Home Prices are the Principal Barrier to Homeownership

Filed in Economics by on February 18, 2019 1 Comment

A recent Eye on Housing blog post revealed that 58% of buyers actively searching for a home to buy in the fourth quarter of 2018 have been looking unsuccessfully for at least three months.

Why is it taking these buyers so long to pull the trigger?

The most important reason is they can’t find a home at a price they can afford (49%), followed by not being able to find a home with the features they want (44%), and not finding a home in the neighborhood of their choice (43%).

These were the findings from the most recent Housing Trends Report (HTR), a research product created by the NAHB Economics team with the goal of measuring prospective home buyers’ perceptions about the availability and affordability of homes for sale in their markets. The HTR is produced quarterly to track changes in buyers’ perceptions over time.

Comparing these findings to similar data from the fourth quarter of 2017 shows that these barriers to homeownership only intensified during the year in question.

Reasons Active Buyers Have Been Unsuccessful Finding a Home to Buy for 3+ Months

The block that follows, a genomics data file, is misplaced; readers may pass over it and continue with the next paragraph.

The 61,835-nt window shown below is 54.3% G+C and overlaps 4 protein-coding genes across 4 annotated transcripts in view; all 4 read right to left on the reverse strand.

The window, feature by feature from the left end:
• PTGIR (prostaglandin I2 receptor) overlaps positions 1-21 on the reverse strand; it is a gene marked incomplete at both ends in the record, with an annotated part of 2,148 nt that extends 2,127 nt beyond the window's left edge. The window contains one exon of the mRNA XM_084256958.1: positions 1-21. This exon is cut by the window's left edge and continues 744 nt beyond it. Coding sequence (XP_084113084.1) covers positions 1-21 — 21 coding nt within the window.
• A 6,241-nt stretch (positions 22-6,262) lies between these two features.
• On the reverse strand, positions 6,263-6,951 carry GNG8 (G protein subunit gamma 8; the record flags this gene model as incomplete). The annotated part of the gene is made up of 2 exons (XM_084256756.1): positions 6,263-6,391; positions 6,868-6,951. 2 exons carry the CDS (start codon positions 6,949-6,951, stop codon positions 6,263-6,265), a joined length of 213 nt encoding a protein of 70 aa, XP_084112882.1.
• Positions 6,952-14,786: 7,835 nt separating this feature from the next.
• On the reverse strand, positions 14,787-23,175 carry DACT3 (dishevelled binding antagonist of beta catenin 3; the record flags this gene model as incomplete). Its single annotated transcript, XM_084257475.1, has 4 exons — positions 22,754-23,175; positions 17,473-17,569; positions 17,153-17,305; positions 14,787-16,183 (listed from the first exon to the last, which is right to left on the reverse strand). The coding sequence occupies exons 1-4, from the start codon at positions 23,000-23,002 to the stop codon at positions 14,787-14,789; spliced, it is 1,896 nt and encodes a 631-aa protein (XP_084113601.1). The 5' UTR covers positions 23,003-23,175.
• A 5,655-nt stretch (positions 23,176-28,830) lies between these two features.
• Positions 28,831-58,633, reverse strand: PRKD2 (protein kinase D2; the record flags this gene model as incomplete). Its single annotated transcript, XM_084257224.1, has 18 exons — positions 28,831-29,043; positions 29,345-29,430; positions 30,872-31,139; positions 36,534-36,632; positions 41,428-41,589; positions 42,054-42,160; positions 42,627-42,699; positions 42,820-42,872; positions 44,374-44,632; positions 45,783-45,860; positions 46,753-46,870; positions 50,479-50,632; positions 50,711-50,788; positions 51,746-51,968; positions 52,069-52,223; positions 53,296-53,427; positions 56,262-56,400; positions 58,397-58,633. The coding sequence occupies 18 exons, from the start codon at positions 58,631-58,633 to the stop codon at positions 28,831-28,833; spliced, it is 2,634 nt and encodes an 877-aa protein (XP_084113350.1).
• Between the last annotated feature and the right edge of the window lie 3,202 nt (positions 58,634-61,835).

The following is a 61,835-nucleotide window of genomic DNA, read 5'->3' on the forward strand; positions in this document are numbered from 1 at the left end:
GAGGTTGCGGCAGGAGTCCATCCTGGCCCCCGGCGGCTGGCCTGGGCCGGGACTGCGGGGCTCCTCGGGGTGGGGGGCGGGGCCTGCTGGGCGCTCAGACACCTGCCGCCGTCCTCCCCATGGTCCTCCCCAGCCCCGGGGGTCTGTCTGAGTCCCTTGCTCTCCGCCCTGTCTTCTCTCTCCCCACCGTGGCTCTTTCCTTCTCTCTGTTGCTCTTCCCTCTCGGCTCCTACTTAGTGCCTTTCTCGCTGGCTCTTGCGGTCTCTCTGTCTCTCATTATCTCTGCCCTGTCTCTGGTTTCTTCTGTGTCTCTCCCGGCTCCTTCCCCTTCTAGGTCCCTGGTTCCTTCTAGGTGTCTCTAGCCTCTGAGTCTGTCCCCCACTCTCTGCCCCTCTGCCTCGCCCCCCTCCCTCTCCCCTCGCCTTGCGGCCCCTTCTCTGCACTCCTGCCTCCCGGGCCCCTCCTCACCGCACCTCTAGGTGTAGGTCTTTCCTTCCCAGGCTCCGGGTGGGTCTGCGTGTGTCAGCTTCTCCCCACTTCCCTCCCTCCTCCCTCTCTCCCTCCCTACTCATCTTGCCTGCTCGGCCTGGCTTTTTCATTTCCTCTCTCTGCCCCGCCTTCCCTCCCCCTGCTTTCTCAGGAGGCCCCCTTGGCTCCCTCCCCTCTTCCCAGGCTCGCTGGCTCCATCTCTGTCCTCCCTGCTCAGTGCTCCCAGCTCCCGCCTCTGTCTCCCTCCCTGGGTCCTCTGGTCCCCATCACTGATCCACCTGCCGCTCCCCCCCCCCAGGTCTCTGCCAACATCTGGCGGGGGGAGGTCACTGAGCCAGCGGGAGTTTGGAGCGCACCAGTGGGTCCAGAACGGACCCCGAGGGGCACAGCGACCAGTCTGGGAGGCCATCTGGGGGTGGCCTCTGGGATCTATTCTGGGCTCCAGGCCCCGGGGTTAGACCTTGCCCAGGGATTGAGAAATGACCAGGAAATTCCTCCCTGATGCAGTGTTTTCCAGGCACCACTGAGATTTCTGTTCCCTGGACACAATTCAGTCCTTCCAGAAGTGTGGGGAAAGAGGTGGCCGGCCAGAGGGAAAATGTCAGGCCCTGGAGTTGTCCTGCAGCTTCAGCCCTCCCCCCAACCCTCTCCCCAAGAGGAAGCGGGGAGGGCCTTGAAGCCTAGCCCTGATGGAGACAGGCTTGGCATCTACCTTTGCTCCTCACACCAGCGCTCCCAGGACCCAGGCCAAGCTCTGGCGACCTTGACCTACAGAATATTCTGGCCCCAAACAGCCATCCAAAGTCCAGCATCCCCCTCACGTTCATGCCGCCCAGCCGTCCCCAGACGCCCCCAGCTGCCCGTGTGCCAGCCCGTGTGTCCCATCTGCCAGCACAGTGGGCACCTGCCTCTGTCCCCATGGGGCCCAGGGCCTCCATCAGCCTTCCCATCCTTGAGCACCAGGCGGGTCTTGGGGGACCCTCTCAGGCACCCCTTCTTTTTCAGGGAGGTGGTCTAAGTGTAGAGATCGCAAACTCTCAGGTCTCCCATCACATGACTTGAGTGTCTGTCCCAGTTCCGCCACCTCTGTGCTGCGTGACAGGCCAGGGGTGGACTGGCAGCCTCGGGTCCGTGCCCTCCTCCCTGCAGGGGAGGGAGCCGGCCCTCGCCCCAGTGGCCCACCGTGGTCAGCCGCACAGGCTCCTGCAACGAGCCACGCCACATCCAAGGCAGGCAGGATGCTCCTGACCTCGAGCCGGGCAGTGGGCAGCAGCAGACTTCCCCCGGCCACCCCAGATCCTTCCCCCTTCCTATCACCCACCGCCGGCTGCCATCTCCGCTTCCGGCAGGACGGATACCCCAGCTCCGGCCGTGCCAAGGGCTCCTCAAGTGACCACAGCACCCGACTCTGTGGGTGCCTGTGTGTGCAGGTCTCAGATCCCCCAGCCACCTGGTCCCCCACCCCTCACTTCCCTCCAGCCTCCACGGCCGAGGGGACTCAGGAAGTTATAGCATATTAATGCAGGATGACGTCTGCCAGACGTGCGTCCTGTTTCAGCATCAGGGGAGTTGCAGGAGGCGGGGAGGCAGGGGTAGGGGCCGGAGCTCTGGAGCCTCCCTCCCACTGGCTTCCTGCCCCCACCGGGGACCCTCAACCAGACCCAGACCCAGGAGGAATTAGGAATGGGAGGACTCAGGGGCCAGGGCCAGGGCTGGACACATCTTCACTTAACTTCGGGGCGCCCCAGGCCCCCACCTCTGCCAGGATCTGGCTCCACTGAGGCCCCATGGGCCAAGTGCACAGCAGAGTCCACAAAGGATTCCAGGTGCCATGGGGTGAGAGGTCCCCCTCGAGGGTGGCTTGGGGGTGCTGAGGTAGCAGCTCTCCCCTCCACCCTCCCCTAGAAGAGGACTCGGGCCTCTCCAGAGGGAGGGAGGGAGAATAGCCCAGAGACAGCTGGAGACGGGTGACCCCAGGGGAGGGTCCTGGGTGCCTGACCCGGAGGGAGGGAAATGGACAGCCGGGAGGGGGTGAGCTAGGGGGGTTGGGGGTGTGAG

(Percent of Active Home Buyers)

If the right home remains elusive for these buyers in the months ahead, these house hunters reported they will do the following:

  • 63% will continue looking for the ‘right’ home in the same preferred location
  • 44% will expand the search area
  • 23% are willing to accept a smaller/older home
  • 18% might buy a more expensive home

Giving up on homeownership is the least likely outcome, as only 16% will stop trying to find a home.

NAHB economist Rose Quint provides more details in this Eye on Housing blog post.

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Comments (1)

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  1. Dan Tingen says:

    As an industry, we are losing the battle of affordability largely because of the rising cost of regulation at every level. The most significant impact is being felt at the local level largely caused by onerous zoning and permitting regulations as well as ever rising impact fees.

    Here’s the irony, government creates the problem of affordability through over regulation and then creates regulation to solve the problem, which only adds to the problem. Rent controls, inclusionary zone, etc are used to correct the market imbalance they created.

    Where is this going to stop!

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